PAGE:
The aortic valve and aorta work together to supply oxygen-rich blood throughout your body. The aorta can become damaged and weakened, causing it to become wider (aneurysm) or torn (dissection), which increases your risk of having a life-threatening event. This type of damage can be caused by injury or a number of diseases and health conditions, some of which are genetic conditions (such as Marfan Syndrome) and other connective tissue disorders. The Centers for Disease Control and Prevention estimates there are more than 43,000 patients that die each year from aortic diseases. Those who have aortic disease should be treated by an experienced team of cardiothoracic and vascular surgeons and specialists. The mission of the Aorta Center at Cleveland Clinic is to bring together a knowledgeable and experienced multidisciplinary team of cardiology and vascular doctors and surgeons and other experts to provide:
- A thorough evaluation of patients using state-of-the art diagnostic testing
- Ongoing comprehensive care for patients with disease of the aorta, connective tissue disorder and Marfan Syndrome
- Genetic screening for families of patients with genetic disorders
- Ongoing research and education to provide patients with high quality and innovative therapies
Take this opportunity to learn more about aortic disease and have your questions answered by our team of specialists from Cleveland Clinic; Clinical Geneticist Dr. Rocio Moran, Vascular Surgeon Dr. Matthew Eagleton, and Cardiac Surgeon Dr. Eric Roselli.
Rocio Moran, MD, is a Clinical Geneticist with the Cleveland Clinic's Genomic Medicine Institute. She is board-certified in pediatrics, medical genetics and board eligible in biochemical genetics. Dr. Moran’s clinical focus is the evaluation of patients with suspected genetic syndromes and the identification, evaluation and diagnosis of patients with and at risk for cardiovascular disorders, specifically connective tissue disorders. She established the first genetics program in Cleveland Clinic's Heart and Vascular Institute which includes genetic evaluations of patients with suspected heritable cardiovascular disease to provide personalized, disease-specific treatment recommendations.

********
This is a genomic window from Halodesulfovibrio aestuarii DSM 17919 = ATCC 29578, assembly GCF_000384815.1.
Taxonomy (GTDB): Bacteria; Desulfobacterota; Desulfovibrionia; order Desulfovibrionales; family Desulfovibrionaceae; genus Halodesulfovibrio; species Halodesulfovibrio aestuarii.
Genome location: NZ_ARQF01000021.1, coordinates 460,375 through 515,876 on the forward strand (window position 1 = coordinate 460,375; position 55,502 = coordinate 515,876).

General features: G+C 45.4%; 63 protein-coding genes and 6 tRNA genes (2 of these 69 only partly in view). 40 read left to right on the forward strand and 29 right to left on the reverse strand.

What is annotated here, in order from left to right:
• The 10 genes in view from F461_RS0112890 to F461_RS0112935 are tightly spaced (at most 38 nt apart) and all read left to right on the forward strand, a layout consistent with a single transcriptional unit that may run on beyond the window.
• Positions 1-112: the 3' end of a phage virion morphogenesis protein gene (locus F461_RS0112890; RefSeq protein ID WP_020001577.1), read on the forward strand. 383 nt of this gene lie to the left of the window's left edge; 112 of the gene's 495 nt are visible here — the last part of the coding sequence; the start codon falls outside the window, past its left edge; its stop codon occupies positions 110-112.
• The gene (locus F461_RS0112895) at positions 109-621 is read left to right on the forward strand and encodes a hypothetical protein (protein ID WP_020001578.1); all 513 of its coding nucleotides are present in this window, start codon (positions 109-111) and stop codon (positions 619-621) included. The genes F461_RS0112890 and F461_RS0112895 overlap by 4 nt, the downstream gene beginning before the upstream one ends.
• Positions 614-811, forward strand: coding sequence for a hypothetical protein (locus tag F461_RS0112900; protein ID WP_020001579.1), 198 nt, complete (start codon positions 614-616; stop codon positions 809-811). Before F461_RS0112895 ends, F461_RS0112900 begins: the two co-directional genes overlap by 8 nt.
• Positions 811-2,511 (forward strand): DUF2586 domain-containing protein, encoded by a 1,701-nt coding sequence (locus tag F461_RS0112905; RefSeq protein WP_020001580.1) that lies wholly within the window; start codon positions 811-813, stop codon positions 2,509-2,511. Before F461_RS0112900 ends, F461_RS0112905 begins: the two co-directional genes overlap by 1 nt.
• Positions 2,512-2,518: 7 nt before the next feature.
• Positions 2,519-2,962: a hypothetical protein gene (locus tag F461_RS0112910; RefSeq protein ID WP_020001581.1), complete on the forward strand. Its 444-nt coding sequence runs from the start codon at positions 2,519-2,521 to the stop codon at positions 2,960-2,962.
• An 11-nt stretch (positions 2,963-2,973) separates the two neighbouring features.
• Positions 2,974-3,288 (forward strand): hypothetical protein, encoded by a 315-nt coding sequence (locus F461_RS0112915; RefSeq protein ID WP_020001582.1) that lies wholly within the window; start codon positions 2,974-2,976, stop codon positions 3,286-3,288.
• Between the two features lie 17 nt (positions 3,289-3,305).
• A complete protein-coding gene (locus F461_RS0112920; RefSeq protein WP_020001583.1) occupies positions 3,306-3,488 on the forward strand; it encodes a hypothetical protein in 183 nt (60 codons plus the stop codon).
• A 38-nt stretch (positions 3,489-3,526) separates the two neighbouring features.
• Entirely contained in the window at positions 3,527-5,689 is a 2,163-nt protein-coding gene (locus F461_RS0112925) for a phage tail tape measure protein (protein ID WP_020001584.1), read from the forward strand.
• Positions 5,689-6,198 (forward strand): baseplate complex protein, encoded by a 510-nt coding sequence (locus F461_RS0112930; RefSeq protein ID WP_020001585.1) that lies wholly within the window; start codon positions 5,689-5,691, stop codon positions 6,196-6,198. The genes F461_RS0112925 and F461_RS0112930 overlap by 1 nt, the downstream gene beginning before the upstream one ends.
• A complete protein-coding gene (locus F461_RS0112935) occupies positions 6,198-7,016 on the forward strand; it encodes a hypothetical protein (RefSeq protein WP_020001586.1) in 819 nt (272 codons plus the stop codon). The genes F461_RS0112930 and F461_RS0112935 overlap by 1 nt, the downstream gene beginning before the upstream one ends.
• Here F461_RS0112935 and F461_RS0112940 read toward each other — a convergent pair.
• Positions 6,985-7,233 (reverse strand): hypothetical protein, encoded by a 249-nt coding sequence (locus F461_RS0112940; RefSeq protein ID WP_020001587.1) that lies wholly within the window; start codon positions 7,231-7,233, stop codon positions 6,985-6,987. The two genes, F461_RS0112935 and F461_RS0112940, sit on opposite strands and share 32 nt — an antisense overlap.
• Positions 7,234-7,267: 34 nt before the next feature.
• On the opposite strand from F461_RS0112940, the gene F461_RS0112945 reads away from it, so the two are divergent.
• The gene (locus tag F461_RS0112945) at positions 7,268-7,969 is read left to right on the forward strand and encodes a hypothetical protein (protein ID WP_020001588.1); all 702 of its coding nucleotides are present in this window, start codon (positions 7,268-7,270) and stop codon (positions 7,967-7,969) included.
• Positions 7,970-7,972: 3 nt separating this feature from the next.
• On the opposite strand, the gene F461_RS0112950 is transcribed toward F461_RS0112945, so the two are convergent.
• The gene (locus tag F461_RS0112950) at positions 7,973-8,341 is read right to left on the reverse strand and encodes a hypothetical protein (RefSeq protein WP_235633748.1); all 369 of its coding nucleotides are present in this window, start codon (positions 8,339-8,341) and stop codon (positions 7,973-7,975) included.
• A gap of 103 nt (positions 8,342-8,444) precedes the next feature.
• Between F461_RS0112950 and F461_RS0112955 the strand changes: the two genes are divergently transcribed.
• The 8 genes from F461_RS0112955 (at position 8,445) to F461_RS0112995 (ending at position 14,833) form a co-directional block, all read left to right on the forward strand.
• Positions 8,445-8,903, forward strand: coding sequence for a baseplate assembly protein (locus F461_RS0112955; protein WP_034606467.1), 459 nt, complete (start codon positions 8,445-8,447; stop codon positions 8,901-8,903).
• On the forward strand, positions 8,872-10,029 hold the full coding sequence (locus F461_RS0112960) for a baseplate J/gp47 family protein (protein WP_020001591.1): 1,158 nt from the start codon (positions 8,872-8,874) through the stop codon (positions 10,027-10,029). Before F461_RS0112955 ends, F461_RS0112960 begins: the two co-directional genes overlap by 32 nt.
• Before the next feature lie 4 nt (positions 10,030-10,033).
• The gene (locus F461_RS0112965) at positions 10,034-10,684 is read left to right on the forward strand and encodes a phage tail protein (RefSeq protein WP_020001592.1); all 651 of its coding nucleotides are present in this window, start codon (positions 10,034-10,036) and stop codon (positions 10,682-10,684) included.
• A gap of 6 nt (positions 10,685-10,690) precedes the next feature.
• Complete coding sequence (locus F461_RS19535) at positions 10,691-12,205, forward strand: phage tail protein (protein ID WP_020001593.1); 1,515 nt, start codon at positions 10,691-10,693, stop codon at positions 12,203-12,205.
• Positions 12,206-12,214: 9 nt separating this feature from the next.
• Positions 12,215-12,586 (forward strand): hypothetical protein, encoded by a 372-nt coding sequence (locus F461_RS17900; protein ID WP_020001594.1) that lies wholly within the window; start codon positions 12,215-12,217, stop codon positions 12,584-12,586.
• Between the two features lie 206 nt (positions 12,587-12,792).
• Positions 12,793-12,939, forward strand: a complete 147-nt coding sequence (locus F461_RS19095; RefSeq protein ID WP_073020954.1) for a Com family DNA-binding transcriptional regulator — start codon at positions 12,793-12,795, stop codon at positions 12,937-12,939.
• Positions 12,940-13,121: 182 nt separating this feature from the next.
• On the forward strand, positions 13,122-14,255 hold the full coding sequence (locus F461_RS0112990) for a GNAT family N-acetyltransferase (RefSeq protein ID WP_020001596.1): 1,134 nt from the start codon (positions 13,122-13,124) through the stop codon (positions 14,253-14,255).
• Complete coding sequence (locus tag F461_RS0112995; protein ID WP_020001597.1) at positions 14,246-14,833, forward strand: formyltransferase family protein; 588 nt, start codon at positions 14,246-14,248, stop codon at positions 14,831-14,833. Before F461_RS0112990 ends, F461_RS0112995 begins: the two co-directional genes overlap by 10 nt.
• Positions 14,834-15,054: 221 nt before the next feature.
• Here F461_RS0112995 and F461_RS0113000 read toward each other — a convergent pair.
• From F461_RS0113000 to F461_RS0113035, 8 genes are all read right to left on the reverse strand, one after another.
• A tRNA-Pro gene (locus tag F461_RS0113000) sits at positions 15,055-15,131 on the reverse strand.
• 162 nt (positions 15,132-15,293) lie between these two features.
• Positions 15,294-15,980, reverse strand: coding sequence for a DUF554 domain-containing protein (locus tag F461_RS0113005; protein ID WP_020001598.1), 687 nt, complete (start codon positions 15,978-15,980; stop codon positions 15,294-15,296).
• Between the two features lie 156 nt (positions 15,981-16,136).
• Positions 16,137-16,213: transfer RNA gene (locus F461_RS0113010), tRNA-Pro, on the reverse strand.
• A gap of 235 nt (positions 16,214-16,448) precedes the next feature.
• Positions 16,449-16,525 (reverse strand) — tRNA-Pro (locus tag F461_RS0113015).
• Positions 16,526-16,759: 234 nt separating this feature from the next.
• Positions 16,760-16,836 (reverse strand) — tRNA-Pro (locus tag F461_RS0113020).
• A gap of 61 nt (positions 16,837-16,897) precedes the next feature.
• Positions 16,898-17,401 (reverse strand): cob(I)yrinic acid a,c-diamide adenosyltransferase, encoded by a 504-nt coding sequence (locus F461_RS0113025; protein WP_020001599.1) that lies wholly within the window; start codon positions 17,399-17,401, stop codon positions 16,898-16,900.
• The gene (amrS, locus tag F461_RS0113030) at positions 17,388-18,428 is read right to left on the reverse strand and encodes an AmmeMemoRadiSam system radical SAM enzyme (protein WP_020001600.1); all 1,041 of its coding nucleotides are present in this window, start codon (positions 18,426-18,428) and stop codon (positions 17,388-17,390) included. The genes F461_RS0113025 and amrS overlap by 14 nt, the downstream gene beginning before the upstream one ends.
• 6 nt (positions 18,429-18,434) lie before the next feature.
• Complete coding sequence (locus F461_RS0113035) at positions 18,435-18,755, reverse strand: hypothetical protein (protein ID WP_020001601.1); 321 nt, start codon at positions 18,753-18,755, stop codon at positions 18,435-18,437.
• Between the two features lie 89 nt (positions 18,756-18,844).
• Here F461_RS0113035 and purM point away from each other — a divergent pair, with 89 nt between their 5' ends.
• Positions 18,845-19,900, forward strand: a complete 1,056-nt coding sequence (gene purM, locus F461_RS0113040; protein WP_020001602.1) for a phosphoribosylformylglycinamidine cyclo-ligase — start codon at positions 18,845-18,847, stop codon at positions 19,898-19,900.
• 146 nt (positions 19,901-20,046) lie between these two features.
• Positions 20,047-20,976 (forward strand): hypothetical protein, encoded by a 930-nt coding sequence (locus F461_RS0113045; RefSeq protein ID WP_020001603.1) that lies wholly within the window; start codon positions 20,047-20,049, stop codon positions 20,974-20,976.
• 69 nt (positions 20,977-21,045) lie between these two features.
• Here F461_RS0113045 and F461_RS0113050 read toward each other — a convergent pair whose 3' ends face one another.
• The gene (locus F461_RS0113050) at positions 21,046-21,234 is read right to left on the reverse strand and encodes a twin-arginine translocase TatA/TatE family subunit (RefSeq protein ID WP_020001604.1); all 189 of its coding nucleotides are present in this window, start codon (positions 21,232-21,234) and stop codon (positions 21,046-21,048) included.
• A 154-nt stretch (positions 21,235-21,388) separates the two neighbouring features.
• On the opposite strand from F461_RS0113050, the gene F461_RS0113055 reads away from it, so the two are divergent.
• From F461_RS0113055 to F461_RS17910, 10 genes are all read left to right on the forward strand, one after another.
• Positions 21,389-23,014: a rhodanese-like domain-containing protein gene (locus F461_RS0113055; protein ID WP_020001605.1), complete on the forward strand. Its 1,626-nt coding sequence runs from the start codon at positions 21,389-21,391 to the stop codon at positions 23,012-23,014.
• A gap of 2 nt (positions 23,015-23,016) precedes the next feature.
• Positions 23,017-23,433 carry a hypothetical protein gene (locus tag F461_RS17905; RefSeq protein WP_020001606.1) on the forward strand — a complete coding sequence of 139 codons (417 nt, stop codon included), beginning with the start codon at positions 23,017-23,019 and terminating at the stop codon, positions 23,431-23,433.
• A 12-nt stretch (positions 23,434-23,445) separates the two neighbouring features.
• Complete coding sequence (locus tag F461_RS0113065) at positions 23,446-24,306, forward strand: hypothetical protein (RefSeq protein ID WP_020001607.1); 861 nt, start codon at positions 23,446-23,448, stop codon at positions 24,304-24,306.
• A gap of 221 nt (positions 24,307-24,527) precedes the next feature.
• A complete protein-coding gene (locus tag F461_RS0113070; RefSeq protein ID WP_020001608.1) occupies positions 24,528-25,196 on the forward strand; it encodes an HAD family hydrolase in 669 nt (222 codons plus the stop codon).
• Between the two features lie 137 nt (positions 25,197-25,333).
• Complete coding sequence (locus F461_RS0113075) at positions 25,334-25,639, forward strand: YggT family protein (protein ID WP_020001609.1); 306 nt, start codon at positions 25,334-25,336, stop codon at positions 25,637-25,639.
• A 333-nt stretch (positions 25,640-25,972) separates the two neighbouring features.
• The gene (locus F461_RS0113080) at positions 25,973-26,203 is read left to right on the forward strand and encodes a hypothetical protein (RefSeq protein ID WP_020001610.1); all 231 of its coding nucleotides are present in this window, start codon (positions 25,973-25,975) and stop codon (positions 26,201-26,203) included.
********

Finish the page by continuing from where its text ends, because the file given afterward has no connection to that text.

Matthew Eagleton, MD is a vascular surgeon in the Department of Vascular Surgery of the Sydell and Arnold Miller Family Heart & Vascular Institute at Cleveland Clinic. He is board-certified in vascular and general surgery. Dr. Eagleton’s specialty interests include endovascular and open surgery for complex aortic disease including aortic aneurysms and aortic dissection, aneurysm pathogenesis, pediatric and congenital vascular disease and vessel wall matrix remodeling. Dr. Eagleton’s clinical research has focused primarily on his specialty interests. Currently he is a co-investigator on several studies evaluating the use of branched and fenestrated aortic endografts to treat complex aortic pathology. He is on the editorial board of the Journal of Vascular Surgery and Vascular Disease Managment, and he is an ad hoc reviewer for Circulation and Circulation Research. He has authored or co-authored articles in peer-reviewed journals on his clinical experience and research and co-authored chapters on his specialty interests in medical textbooks. Dr. Eagleton currently receives research support from the National Institutes of Health and the Society for Vascular Surgery Foundation to evaluate the causes and treatments of aortic aneurysms and dissections.
Eric Roselli, MD, is a Staff Surgeon in the Cleveland Clinic Department of Thoracic and Cardiovascular Surgery and on the teaching faculty at the Cleveland Clinic Lerner College of Medicine. He is certified by the American Board of Surgery and the American Board of Thoracic Surgery. Dr. Roselli's specialty interests include adult cardiac surgery, thoracic aortic surgery, endovascular stent graft therapy, minimally invasive valve repair and replacement, high-risk valve surgery, endovascular stent and prosthetic valve research, and surgical education.
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Sunday, March 17, 2013
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